Forget the science – it’s politics which has steered the Welsh Government’s u-turns

First Minister Mark Drakeford AM.
First Minister Mark Drakeford. Mark Hawkins / Alamy Stock Photo

Daran Hill

The Covid crisis has demanded urgent thinking and urgent responses as it has unfolded. Policy decisions have been made using science as a basis, but they are still political decisions since scientific data varies and can be interpreted in different ways.

The relaxation of some Covid restrictions in relation to travel and exercise in England but not in Wales is probably the best example so far of a difference in political decisions taken on scientific data.

Sometimes these data sets vary, sometimes they do not. But decisions aren’t just taken on science. And that is the simple truth about policy-making by governments during lockdown: it is always a political decision, even though sometimes the science is cited as the reason. In the vast majority of cases it is not the science that has changed, but the political interpretation of that science.

Similarly, in a fast-moving crisis there is always the opportunity to change or revise policy, and though these alterations are necessary, they are often guided more by political expediency or political urgency than they are by any scientific policy change.

Put bluntly, sometimes governments just know when the weight of opinion is against them and need to change policy. Sometimes u-turns are entirely political.

Therefore Boris Johnson, having been pressed hard by Sir Keir Starmer on Wednesday, changed policy on Thursday to exempt those working in the health and care sectors from paying the health immigration surcharge. It was a political move on a political issue and done because the moral argument of the situation was too significant to resist. Simples.

Such political u-turns aren’t confined to the UK government. Beginning last Saturday, the Welsh Government made a series of strategic policy changes. It is almost as if they had sat down and gone through their long list of policies on Covid response and decided to reverse the ones which were simply no longer defensible.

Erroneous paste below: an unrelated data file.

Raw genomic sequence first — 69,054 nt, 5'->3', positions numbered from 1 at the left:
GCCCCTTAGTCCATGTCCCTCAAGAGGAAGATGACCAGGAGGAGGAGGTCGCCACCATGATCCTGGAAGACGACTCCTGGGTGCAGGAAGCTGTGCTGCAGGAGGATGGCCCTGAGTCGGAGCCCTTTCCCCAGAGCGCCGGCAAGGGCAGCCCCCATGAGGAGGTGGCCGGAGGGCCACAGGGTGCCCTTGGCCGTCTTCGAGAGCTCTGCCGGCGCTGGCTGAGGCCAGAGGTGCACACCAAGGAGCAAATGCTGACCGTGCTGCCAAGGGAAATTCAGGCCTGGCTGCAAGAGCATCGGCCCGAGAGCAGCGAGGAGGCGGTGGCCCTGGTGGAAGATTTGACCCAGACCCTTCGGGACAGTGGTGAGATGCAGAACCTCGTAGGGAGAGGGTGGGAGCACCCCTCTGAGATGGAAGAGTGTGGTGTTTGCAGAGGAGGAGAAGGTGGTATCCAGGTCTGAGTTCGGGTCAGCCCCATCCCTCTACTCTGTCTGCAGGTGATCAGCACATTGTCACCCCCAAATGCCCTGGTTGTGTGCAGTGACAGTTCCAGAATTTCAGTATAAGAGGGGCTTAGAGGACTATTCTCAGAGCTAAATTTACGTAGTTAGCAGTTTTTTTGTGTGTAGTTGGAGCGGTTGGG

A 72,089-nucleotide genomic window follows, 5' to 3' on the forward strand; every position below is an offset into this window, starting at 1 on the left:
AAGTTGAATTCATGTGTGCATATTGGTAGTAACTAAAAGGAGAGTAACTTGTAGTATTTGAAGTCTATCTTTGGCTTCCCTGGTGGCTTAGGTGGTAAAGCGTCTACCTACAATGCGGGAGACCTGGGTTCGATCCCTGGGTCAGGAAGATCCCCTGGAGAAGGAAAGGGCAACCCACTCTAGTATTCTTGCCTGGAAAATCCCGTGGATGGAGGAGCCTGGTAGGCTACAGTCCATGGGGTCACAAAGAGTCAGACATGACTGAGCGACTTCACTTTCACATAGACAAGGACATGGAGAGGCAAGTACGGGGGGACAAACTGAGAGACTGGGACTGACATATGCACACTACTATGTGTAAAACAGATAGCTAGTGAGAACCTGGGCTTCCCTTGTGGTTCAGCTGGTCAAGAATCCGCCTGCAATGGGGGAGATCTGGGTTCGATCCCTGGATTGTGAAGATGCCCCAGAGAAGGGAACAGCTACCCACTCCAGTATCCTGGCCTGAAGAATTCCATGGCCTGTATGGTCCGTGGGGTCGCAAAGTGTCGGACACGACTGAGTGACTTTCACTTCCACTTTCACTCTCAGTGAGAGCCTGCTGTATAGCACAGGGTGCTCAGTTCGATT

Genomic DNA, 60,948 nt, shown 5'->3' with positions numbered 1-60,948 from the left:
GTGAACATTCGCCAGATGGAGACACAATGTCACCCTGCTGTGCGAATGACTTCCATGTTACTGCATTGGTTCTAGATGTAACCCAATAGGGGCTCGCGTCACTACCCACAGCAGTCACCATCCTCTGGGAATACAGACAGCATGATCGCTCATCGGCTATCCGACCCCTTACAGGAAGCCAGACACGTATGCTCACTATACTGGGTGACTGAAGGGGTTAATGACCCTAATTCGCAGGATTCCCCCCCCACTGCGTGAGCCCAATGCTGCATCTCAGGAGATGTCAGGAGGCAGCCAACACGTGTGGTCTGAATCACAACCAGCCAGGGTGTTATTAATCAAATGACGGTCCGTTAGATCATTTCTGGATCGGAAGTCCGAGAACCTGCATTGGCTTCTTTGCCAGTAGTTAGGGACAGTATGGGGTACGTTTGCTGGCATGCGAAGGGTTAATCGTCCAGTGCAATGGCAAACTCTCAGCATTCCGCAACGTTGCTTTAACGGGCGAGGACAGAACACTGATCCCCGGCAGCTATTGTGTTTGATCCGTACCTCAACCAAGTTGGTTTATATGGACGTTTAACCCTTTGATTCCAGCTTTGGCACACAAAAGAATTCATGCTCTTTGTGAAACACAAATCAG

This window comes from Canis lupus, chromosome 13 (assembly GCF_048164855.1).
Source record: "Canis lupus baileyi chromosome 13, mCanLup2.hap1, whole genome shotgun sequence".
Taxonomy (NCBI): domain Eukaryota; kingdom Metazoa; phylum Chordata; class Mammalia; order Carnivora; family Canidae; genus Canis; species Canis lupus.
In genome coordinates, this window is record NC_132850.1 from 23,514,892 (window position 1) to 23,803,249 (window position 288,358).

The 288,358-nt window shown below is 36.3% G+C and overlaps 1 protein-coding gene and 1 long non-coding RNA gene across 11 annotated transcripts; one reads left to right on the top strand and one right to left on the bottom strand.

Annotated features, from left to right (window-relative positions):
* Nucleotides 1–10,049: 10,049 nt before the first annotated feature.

Joke

All of these changes of policy were political decisions. Yes, some might be influenced by science, but in each case they are examples of where the existing policy had to be changed because it simply could not be defended any longer.

First, the testing regime for care homes was altered to expand the range of those tested. This was the second time the Welsh Government had caved in to political pressure on testing policy relating to care homes. They defended themselves by arguing that the science had changed, but the brutal truth is that they simply could not continue with a policy that was not credible.

On the same day the Wales-only key workers portal was abandoned and it was announced the UK-wide one was now to be used. This came weeks after the UK one had come online, and the Welsh one still had not.

The decision had nothing to do with science. It was simply a recognition of the limitations of the Welsh Government’s own IT capabilities (a constant theme throughout this crisis).

The fact that the Daily Mail ran a big splash on Welsh policy failings on the same day, especially pointing to the testing policy failings, was of course total coincidence. The Welsh Government said they had always planned to make two major policy changes that Saturday.